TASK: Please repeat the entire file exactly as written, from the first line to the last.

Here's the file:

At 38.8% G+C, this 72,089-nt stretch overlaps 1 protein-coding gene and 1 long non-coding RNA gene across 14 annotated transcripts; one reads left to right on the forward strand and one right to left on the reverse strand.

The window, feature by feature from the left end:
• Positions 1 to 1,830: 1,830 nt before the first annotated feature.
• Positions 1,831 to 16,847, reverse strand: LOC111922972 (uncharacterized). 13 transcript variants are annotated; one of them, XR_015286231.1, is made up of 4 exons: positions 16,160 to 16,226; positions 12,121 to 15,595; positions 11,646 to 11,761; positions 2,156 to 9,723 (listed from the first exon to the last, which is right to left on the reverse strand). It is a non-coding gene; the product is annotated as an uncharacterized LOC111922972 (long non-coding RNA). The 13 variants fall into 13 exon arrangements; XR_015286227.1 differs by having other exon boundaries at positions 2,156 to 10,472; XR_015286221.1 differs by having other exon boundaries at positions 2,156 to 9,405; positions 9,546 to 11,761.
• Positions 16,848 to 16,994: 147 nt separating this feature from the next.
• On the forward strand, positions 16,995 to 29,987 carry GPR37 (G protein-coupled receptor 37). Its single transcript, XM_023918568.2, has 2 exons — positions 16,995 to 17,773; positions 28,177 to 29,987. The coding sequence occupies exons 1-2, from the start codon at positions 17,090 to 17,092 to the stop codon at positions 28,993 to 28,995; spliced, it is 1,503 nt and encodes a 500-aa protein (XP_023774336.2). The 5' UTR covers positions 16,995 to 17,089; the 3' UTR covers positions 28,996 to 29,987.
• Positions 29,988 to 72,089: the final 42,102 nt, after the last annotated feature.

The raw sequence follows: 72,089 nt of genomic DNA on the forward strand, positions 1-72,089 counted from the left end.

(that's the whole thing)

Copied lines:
At 38.8% G+C, this 72,089-nt stretch overlaps 1 protein-coding gene and 1 long non-coding RNA gene across 14 annotated transcripts; one reads left to right on the forward strand and one right to left on the reverse strand.

The window, feature by feature from the left end:
• Positions 1 to 1,830: 1,830 nt before the first annotated feature.
• Positions 1,831 to 16,847, reverse strand: LOC111922972 (uncharacterized). 13 transcript variants are annotated; one of them, XR_015286231.1, is made up of 4 exons: positions 16,160 to 16,226; positions 12,121 to 15,595; positions 11,646 to 11,761; positions 2,156 to 9,723 (listed from the first exon to the last, which is right to left on the reverse strand). It is a non-coding gene; the product is annotated as an uncharacterized LOC111922972 (long non-coding RNA). The 13 variants fall into 13 exon arrangements; XR_015286227.1 differs by having other exon boundaries at positions 2,156 to 10,472; XR_015286221.1 differs by having other exon boundaries at positions 2,156 to 9,405; positions 9,546 to 11,761.
• Positions 16,848 to 16,994: 147 nt separating this feature from the next.
• On the forward strand, positions 16,995 to 29,987 carry GPR37 (G protein-coupled receptor 37). Its single transcript, XM_023918568.2, has 2 exons — positions 16,995 to 17,773; positions 28,177 to 29,987. The coding sequence occupies exons 1-2, from the start codon at positions 17,090 to 17,092 to the stop codon at positions 28,993 to 28,995; spliced, it is 1,503 nt and encodes a 500-aa protein (XP_023774336.2). The 5' UTR covers positions 16,995 to 17,089; the 3' UTR covers positions 28,996 to 29,987.
• Positions 29,988 to 72,089: the final 42,102 nt, after the last annotated feature.

The raw sequence follows: 72,089 nt of genomic DNA on the forward strand, positions 1-72,089 counted from the left end.